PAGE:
Medical Marijuana Paves Way To Cure Parkinson's Disease

By Abbie Kraft, Parent Herald December 19, 08:47 am
Close
Barack Obama surprises children with Christmas presents
CANNABIS is a MIRACLE PLANT from Mother Nature !! Watch Medical Marijuana's effect on Parkinson's, Part 3 of 3. Aided by a fellow Parkinson's patient and marijuana advocate, Larry tries medical marijuana for the first time.
(Photo : Kenny-Boo Hurt/YouTube)

Marijuana is known to have numerous medical benefits, and as of the most recent news, FDA admitted that marijuana can, in fact, cure cancer. Cancer and chronic pain may be the most common ailments that marijuana can cure, but recent studies revealed that Cannabidiol, a compound found in pot, can help manage Parkinson's disease.

As per Leaf Science, "New research suggests a compound in marijuana can help manage symptoms of Parkinson's disease." It is a chronic, degenerative disorder that usually targets elderly people. One of which is Alzheimer's, which is known to be a disease where in an elderly would have a progressive loss of neurons in the brain.

Recent studies emerged that cannabidiol, which is a non-psychoactive compound that is naturally produced by the marijuana plant. It has an anti-inflammatory and anti-oxidant property that has the potential to treat Alzheimer's.
As per Green Med info website Parkinson's disease have no effective treatment at present. The primary treatment, however, involves the usage of dopamine-increasing drugs that can possibly increase a 6-hydroxy-doapamine, which can, however, accelerate the progression of the disease. This being said, rec]searchers have been looking for ways that would have less harmful effects, which is why they opted to try incorporating the marijuana compound cannabidiol.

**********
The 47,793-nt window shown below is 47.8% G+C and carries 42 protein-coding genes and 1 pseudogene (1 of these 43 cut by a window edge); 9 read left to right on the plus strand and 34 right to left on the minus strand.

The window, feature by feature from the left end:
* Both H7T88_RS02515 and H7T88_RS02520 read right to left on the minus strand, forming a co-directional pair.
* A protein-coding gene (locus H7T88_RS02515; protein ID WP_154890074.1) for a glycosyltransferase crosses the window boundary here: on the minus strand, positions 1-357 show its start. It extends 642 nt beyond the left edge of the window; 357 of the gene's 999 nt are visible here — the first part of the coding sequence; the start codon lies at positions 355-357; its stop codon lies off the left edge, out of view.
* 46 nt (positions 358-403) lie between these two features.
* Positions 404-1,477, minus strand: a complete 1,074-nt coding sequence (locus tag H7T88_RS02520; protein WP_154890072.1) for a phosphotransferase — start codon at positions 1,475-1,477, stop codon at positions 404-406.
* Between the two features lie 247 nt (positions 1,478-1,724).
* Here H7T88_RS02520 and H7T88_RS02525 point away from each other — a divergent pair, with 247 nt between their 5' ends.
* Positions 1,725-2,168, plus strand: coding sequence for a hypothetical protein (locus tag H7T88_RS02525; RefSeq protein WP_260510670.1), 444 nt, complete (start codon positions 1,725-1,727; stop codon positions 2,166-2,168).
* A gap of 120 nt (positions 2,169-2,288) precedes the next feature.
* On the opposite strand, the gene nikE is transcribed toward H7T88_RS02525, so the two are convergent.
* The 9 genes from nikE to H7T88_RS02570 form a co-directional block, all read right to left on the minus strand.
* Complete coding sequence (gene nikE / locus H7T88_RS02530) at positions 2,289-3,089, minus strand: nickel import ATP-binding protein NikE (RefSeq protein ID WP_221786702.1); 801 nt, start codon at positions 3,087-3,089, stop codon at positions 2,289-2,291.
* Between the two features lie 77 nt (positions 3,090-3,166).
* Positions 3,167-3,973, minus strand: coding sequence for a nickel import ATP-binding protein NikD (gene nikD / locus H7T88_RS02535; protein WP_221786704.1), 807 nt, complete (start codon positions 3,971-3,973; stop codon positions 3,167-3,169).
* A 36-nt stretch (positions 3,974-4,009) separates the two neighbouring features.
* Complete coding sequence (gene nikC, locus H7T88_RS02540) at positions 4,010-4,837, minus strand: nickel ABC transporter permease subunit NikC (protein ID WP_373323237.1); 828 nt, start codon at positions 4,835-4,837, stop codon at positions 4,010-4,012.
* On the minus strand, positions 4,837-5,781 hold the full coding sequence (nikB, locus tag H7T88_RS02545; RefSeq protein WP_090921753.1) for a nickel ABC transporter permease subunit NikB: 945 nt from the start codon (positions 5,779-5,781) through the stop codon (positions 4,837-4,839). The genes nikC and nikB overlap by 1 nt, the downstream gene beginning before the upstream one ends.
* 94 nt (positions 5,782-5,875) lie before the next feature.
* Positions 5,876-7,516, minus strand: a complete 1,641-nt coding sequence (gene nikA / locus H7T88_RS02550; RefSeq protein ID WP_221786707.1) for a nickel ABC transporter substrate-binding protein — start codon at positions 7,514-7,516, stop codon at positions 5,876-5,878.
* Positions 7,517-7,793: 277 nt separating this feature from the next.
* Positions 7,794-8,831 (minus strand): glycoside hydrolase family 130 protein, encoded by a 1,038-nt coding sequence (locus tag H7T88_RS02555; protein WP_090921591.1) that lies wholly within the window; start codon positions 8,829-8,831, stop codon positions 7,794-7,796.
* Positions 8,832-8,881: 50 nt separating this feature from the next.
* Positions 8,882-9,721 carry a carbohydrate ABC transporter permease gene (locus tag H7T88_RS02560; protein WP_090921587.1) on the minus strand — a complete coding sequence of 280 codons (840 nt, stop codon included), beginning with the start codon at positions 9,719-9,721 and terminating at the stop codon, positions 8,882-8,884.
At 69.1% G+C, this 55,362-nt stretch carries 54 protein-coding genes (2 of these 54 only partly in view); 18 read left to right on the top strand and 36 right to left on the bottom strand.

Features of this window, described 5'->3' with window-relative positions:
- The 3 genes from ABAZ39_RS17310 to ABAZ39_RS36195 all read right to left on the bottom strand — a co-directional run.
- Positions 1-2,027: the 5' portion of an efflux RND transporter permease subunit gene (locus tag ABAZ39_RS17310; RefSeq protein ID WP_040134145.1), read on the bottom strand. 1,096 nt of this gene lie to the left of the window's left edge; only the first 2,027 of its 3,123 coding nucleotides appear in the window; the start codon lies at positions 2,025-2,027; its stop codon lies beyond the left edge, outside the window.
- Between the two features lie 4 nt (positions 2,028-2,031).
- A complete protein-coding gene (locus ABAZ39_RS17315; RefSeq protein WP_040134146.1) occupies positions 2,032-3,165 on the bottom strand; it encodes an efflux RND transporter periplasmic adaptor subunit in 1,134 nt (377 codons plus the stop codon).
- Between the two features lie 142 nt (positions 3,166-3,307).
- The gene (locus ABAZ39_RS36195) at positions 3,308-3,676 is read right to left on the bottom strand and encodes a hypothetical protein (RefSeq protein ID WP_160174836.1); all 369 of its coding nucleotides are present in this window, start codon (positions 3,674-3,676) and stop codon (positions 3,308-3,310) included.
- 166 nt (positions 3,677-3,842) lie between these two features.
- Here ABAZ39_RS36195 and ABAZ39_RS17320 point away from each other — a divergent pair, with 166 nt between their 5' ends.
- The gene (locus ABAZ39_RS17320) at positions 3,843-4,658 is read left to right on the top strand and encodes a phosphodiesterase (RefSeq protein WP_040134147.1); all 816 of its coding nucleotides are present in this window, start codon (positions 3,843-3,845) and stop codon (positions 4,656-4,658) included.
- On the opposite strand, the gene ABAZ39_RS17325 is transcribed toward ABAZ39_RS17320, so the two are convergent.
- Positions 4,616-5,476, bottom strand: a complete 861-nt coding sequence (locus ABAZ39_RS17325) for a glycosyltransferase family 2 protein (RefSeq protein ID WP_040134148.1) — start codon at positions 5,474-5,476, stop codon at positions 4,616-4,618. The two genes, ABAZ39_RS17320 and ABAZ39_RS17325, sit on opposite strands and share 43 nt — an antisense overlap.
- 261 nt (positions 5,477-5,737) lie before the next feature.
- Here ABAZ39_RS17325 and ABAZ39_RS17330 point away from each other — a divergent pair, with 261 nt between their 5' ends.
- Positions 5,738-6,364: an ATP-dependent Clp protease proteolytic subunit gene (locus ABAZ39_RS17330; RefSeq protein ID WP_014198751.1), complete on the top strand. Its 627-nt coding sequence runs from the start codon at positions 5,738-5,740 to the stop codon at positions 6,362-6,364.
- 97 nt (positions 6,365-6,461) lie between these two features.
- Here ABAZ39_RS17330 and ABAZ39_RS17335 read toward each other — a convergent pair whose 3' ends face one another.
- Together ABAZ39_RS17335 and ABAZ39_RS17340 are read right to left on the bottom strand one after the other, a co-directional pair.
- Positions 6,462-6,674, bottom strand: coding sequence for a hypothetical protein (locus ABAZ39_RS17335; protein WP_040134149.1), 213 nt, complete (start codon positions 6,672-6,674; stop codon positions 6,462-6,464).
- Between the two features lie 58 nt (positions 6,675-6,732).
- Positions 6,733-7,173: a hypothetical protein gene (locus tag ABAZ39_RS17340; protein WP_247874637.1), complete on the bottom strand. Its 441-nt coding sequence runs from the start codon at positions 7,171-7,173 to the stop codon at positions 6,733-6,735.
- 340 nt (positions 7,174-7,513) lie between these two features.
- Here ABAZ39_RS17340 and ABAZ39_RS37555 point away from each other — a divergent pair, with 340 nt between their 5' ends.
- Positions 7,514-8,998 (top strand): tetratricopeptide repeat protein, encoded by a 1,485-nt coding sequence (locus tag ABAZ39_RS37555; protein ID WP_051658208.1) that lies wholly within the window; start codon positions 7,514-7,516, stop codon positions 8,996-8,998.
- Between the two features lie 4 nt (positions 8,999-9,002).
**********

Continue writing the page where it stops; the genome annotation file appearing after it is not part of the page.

"In the first one, Lastres-Becker et al. (2005) showed that the administration of CBD counteracted neurodegeneration caused by the injection of 6-hydroxy-dopamine in the medial prosencephalic bundle, an effect that could be related to the modulation of glial cells and to antioxidant effects (Lastres- Becker et al., 2005). In the next year, Garcia-Arencibia et al. (2007) tested many cannabinoid compounds following the lesion of dopaminergic neurons in the substantia nigra with 6-hydroxy-dopamine and found that the acute administration of CBD seemed to have a neuroprotective action; nonetheless, the administration of CBD one week after the lesion had no significant effects (Garcia-Arencibia et al., 2007).

As of the study's conclusion, the website reported that it did have positive effects on three of the human clinical trials that were conducted using cannabidiol's neuroprotective effects. Further research is still being done in terms of providing cure for chronic diseases and mental health concerns.

© 2017 ParentHerald.com All rights reserved. Do not reproduce without permission.

Sign up for our Newsletter

Real Time Analytics